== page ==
Overall, the opinion issued by the ISS confirms that palm oil used as food ingredient does not, per se, have any negative consequences for health. The problem is not palm oil. If anything, the issue may be the intake of saturated fats and they exist, in varying degrees and amounts, in all vegetable oils and animal fats. Yet, palm oil seems to be the only product under the spotlight and a ‘convenient scapegoat’. In fact, while the opinion issued by the ISS demonstrates scientific support for the fact that palm oil is safe, just like all other vegetable oils or animal fats, the palm oil industry continues to be subject to repeated instances of anti-competitive behaviour and deceptive advertisements (e.g., the ‘no palm oil’ campaigns popular in France and Belgium), while governments stand idle or, even worse, advocate themselves or imply palm oil’s nutritional dangerousness and responsibility for all sorts of non-communicable diseases. The most notable recent developments in this regard come from Russia and France.
In February, Russia published an implementation plan to add, inter alia, palm oil to its list of excisable goods. The plan, which it appears will enter into effect on 1 July 2016, will would raise taxes on palm oil by 30%, or USD 200 per tonne. Informed sources report that Indonesia raised a specific trade concern on Russia’s proposed measure at the meeting of the WTO Committee on Technical Barriers to Trade that took place in Geneva on 9-10 March 2016, where Indonesia voiced its opinion that palm oil as such is not the appropriate product on which an excise tax should be applied, and that it appears that the measure is just a way for Russia to improve its trade balance by decreasing the amount of imported palm oil while increasing recourse to other vegetable oils and augmenting its own tax revenues. Reportedly, Russia countered that the inclusion of a product on list of excisable goods comes as the result of broad public discussion and that, nonetheless, the tax would apply equally to imported and domestically produced palm oil and that concerns relating to excise taxes are outside the scope of the TBT Agreement. Again, it seems that a measure as the one being proposed by Russia should target all ‘like’ products (domestic or imported) that contain saturated fats, not just palm oil or products containing palm oil. This is perhaps a legitimate health and tax policy, but implemented in a ‘bad’ manner.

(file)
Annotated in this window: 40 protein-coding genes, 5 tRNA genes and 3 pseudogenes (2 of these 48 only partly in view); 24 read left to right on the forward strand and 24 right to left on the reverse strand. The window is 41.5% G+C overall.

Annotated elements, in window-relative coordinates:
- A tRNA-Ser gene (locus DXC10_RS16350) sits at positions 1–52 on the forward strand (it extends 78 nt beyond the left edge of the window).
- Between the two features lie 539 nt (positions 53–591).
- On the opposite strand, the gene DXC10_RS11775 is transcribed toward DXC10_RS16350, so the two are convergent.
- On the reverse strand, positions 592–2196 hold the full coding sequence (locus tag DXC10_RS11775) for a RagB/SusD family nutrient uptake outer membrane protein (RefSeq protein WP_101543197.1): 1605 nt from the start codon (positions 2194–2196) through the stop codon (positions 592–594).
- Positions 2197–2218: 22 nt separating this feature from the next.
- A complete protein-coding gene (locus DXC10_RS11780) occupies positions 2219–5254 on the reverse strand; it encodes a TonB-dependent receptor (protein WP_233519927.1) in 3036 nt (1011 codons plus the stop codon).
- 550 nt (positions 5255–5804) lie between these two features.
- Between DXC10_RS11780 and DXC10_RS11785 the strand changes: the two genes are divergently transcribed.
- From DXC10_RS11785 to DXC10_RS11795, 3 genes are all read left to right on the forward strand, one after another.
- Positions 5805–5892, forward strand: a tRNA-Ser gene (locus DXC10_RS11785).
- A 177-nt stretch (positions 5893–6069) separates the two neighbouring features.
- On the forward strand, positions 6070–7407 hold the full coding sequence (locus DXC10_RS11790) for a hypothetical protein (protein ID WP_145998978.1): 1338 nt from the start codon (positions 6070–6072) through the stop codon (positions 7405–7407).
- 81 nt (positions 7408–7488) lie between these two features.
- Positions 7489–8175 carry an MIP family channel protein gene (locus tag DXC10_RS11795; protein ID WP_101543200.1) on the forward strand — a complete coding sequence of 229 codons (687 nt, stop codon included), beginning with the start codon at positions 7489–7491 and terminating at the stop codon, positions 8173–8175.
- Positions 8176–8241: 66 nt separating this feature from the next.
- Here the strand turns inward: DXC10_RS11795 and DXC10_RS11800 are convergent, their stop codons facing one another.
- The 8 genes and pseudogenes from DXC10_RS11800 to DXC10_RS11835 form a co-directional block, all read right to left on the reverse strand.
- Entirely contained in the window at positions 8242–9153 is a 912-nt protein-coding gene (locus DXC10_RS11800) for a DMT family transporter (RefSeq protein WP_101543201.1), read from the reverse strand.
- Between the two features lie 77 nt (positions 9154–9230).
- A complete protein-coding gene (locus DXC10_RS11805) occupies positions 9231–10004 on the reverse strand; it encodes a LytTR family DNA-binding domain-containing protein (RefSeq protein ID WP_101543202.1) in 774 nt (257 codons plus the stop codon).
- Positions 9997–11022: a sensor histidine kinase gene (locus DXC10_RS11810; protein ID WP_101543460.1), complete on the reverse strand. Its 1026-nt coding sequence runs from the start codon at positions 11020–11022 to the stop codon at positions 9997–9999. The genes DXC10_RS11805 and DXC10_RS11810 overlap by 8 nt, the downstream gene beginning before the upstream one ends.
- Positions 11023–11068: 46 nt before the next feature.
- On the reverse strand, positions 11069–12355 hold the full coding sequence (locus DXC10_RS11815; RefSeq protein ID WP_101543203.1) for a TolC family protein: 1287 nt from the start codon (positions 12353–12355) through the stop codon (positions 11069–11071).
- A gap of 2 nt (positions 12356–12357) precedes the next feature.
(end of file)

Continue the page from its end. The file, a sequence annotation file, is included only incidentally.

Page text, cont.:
More disturbing, perhaps, are the continued efforts by members of the French Parliament to propose excessive taxes on palm oil. On 14 January 2016, the infamous ‘Nutella Tax’ debate from 2012 and 2014 re-emerged in the French Senate, this time via the proposed amendment of a special tax on oils for food products under the French Biodiversity Law. The amendment called for a specific tax on palm oil, palm kernel oil, and coconut oil to be levied in the amount of EUR 300 per tonne in 2017, EUR 500 per tonne in 2018, EUR 700 per tonne in 2019, and EUR 900 per tonne in 2020. After 2020, the tax would have been increased annually as established by France’s Ministry of Finance. Palm oil is currently taxed at EUR 103.71 per tonne in France, and palm kernel oil and coconut oil at EUR 113.24. Comparatively, olive oil is taxed at EUR 188.96 per tonne in France, and corn and peanut oil at EUR 170.13 per tonne, thus indicating that such an amendment would subject palm oil to significant price discrimination compared to other competing vegetable oils.
Fortunately, informed sources indicate that the proposed amendment was rejected by the French National Assembly’s Sustainability Biodiversity Commission at its sitting in Paris on 8 March 2016. It is likely that the proposal’s evident profiles of inconsistency with WTO and EU law, together with strong international pressure, may have defeated the will of its proponents. However, it appears that another amendment will likely be proposed before the next hearing of the Parliament. This new amendment would reportedly aim at aligning the palm oil tax to that imposed on olive oil. Therefore, palm oil could see an increase in tax from the current level of EUR 103.71 per tonne to 188.96 EURO per tonne. It appears that there is also a plan to exonerate sustainable palm oil from such increased taxation, but it is by no means clear how that system would work. It appears that the next hearing of the French National Assembly is scheduled for Tuesday, 15 March 2016, when the new amendment will be voted and potentially sent back to the French Senate for its consideration.